I find it interesting that in the past two years, some really substantial research has come out about the nearly 2,000 towers across the Golden Horseshoe…. In Toronto, we’re only just at the very beginning of understanding the vastness of these resources and assets that we have in built form.
York prof’s study showed benefits of First Nations’ self-government
Old Crow, Yukon Terriitory, was compared to Tuktoyaktuk, Northwest Territories, by Gabrielle Slowey, a political science professor from York University, wrote the Yukon News Jan. 21, in a story about International Polar Year (IPY) research in Canada’s Arctic. The goal was to examine the differences between a northern community engulfed by the oil and gas industry to one that has largely refused exploration.
However the result turned into a comparison of the well-being of the people of a self-governing First Nation versus a non self-governing First Nation in the North. Self-government is necessary for a healthy North, her findings show. Going even further, Ottawa needs to change its priority of Arctic sovereignty to human security which, she argues, goes hand-in-hand with self governance.
As an abrupt end of a discussion…at a conference down south, Slowey was invited to visit Yukon’s northernmost community to “see for herself,” she says. Those visits changed the project’s focus, she says.
She presented her findings at an IPY workshop in Whitehorse on Tuesday.
What I learned from a year in yoga pants
Homeless people have taught me many tricks of the street-nursing trade, such as the patching qualities of duct tape and how to dress for the job. I have a wardrobe of yoga pants that I wear under rain pants and over long underwear, wrote Catherine Crowe (Hon. LLD ’10), in a column about her work and experiences for The Globe and Mail Jan. 24.
I wore my yoga pants everywhere. I wore them while giving speeches and to appointments with my dentist, doctor, even lawyer. Naturally, I wore them to the gym. I only set them aside once to dress up to receive an honorary doctorate from York University to honour my career.
TDSB officials call for Jane-Finch schools to stay open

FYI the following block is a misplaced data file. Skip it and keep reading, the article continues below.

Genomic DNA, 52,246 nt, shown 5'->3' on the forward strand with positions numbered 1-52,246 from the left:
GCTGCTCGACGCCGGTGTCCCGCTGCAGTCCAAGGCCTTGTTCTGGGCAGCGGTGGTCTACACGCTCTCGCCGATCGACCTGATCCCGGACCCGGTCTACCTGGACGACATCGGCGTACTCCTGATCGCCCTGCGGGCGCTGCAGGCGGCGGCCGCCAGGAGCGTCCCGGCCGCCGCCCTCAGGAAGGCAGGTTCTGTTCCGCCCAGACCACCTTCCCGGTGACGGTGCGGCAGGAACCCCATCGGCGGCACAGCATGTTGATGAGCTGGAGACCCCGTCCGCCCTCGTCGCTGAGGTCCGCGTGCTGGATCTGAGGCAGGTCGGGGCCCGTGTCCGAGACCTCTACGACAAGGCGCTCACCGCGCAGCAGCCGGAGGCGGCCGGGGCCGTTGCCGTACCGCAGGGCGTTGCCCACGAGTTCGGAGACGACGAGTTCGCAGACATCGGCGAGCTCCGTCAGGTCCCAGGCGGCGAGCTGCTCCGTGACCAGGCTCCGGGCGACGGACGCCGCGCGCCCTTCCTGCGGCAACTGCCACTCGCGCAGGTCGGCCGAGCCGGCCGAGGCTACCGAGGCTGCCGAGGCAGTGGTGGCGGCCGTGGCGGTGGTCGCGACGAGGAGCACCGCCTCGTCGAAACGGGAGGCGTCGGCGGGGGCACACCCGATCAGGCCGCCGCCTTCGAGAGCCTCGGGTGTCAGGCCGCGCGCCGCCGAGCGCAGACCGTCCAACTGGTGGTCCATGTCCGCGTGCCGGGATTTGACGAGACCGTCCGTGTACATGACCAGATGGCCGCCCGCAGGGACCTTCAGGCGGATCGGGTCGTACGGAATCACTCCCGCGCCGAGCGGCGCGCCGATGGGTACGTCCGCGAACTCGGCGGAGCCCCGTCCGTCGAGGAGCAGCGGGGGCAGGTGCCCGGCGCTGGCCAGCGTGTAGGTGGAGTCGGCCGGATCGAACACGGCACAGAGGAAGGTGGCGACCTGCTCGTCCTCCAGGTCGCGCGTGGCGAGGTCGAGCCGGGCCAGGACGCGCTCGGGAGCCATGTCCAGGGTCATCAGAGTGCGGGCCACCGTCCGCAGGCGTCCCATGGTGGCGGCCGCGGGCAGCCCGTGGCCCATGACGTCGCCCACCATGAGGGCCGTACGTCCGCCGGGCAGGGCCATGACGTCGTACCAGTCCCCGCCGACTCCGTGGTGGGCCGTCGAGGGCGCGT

A year-long review that prompted outcry over feared school closings in the Jane and Finch area is set to wind down peacefully, with Toronto District School Board officials calling for all schools to remain open, wrote The Globe and Mail Jan. 24.
At a public meeting Jan. 18 at Brookview Middle School, the board’s strategy and planning director, Daryl Sage, told residents that future development near York University, where a subway line will soon reach, means the area’s five elementary schools could be needed to accommodate growth.
Trustees on the board’s planning and priorities committee will consider Sage’s recommendation Wednesday, and the full board will vote on it Feb. 9.
- After a year of raucous public consultations, Toronto District School Board staff is recommending that no schools close in the Jane-Finch neighbourhood – especially with a new subdivision on the horizon, wrote the Toronto Star blog ParentsCentral.ca Jan. 23.
Staff will propose Wednesday to the board’s planning and priorities committee that all five elementary schools in the neighbourhood remain open, even though one, Shoreham Public School, is almost half-empty. Between all five – including Blacksmith Public School, Brookview Middle School, Driftwood Public School and Gosford Public School – they have seen enrolment decline by nearly 500 students in six years.
A new development approved by Toronto last fall, however, could bring 10,000 new units to the nearby York University area, according to Daryl Sage, the board’s director of strategy and planning.
“If these turn out to be low-cost housing with two or three bedrooms, we actually might have to build two new schools in the area, and as they get built, we would be looking to Jane-Finch to help accommodate new students,” said Sage.
York prof signs letter in support of Nobel winner and his micro-credit bank